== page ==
Obesity is a major risk factor for metabolic disorders such as type-2 diabetes and cardiovascular disease. Obesity results from disturbed energy balance, where energy intake (i.e. feeding) chronically exceeds total energy expenditure. Due to its remarkable oxidative capacity to dissipate excess chemical energy, brown fat activity is tightly linked to the development of obesity and metabolic disorders. Since recent studies clearly demonstrated the existence of significant deposits of active brown adipose tissue (BAT) in adult humans, altering the amount and activity of BAT could provide a novel therapeutic intervention to counteract obesity and metabolic syndrome. We have recently identified a zinc finger protein, PRDM16, as a dominant molecular switch in the fate of brown fat cells via induction of a """"""""brown fat program"""""""" in white pre-adipocytes and myf5-positive myoblastic precursors. Most recently, we found that PRDM16 forms a transcriptional complex with the active form of C/EBP-? (LAP), serving as the critical molecular unit that controls the cell fate switch from myoblastic precursors to brown fat cells. Significantly, ectopic expression of these two factors;PRDM16 and C/EBP-? is sufficient to reconstitute a fully functional brown fat program in na?ve fibroblastic cells, including skin fibroblasts in vitro and in vivo. This proposal aims to investigate the function and molecular basis of engineered brown fat cells induced by PRDM16 and C/EBP-?. As a main focus of the first phase (K99), we will utilize transplantation of engineered brown fat cells to critically assess their impact on whole body energy expenditure and their anti-obesity potential (Aim1). In the second phase (R00), we will examine the molecular basis by which the PRDM16- C/EBP-? transcriptional complex reprograms a cell fate into brown fat (Aim2). We will also dissect the cAMP signaling pathways to further improve the function of engineered brown fat (Aim3). Together, these studies will uncover the therapeutic potential of engineered brown fat cells for the treatment of obesity and metabolic disorders, and also will open my future research avenue as an independent investigator.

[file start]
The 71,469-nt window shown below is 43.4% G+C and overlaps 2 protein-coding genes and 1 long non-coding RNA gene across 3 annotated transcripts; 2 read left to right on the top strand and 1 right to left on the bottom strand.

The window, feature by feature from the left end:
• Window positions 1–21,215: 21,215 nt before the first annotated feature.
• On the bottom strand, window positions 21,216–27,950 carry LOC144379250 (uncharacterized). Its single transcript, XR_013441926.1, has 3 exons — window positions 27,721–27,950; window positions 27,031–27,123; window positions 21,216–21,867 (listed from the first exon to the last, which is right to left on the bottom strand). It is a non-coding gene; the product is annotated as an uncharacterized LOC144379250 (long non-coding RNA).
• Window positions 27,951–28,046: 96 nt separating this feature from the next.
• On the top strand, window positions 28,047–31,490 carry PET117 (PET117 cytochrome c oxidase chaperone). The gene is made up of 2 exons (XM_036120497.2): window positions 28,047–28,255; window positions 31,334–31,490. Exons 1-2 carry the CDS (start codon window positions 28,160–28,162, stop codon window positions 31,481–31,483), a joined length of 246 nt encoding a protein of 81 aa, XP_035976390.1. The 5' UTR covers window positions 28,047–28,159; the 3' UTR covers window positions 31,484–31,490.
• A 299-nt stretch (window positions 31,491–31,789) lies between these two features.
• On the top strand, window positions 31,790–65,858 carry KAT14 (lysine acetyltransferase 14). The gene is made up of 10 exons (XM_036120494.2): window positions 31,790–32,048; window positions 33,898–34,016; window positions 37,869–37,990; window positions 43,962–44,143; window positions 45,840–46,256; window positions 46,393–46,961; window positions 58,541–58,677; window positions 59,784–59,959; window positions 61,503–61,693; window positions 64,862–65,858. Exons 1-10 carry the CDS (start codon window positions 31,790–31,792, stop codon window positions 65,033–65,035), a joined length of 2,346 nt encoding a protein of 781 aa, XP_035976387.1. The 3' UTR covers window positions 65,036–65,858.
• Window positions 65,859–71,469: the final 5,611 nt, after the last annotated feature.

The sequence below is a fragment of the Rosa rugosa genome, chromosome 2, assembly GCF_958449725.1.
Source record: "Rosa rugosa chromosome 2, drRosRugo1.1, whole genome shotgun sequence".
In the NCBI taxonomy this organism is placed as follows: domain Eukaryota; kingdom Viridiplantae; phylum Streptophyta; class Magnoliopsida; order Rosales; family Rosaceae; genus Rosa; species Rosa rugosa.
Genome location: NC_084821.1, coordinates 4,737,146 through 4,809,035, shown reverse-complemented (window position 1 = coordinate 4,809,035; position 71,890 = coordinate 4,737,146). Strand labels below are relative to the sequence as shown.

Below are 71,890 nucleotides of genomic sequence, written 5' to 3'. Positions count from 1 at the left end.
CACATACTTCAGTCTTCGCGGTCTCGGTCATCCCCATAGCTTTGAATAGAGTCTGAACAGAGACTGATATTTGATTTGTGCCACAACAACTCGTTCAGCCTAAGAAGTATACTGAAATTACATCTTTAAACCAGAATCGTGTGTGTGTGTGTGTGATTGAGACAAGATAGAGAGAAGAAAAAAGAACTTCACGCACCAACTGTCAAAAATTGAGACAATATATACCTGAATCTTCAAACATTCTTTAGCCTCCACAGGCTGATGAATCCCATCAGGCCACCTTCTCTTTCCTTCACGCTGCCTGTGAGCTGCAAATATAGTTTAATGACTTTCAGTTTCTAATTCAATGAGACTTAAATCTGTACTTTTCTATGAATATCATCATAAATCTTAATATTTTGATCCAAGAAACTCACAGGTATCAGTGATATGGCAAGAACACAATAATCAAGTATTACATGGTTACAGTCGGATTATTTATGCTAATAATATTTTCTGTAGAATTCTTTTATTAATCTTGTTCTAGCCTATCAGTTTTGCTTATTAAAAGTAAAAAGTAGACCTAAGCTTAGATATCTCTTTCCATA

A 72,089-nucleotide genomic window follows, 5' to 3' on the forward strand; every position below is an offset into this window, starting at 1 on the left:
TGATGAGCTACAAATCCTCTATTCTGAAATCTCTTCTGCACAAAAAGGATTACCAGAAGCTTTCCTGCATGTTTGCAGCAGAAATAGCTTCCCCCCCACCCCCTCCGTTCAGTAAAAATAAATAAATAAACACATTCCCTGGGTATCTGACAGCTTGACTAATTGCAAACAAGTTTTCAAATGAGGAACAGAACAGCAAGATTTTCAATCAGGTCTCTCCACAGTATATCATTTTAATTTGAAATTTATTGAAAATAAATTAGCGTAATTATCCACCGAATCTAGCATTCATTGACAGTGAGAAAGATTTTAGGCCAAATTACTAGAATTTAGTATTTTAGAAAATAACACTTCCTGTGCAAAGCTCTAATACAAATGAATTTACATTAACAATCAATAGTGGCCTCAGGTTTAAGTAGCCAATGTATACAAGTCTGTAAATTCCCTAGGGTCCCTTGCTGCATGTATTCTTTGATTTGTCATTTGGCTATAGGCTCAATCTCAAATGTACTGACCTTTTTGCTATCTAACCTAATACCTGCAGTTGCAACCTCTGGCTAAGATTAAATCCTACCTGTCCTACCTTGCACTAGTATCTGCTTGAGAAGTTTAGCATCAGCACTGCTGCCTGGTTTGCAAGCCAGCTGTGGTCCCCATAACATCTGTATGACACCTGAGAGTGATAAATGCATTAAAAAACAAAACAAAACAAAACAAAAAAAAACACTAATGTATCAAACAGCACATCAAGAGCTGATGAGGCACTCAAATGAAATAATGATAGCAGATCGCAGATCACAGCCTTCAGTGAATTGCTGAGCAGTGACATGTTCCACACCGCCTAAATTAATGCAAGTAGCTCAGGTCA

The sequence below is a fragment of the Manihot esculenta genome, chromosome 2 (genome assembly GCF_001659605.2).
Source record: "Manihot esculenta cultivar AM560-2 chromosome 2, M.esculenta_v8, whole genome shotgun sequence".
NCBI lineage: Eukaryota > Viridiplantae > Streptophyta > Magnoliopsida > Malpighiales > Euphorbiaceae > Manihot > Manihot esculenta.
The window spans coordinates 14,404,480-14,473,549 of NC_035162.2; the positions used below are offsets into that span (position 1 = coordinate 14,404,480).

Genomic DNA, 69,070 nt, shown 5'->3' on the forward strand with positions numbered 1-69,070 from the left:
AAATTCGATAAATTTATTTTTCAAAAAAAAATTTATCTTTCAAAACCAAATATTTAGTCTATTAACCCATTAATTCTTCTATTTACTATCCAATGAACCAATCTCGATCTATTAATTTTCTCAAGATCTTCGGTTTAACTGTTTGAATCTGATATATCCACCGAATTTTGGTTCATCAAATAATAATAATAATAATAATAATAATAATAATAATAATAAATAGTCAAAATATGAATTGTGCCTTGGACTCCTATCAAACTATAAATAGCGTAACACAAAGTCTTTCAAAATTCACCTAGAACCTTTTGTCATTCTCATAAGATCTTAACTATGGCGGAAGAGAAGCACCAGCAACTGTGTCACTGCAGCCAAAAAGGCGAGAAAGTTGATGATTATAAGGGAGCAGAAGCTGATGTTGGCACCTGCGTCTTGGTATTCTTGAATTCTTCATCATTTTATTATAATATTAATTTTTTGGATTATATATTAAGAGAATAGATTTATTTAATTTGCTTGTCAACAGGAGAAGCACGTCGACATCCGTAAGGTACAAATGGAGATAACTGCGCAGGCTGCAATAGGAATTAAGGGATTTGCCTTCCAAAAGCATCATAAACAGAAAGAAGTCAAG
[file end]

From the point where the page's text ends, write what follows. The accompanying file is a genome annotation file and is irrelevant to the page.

A worldwide epidemic of obesity is now a formidable public health issue, since obesity is a major risk factor for many diseases, including type 2 diabetes, cardiovascular disease, stroke, hypertension, and many cancers. Because adult humans indeed have substantial amounts of functioning brown adipose tissue (BAT) that can counteract obesity by raising energy expenditure, understanding and modulating this pathway may provide new opportunities for the development of novel classes of therapeutics for metabolic diseases like obesity and type 2 diabetes.
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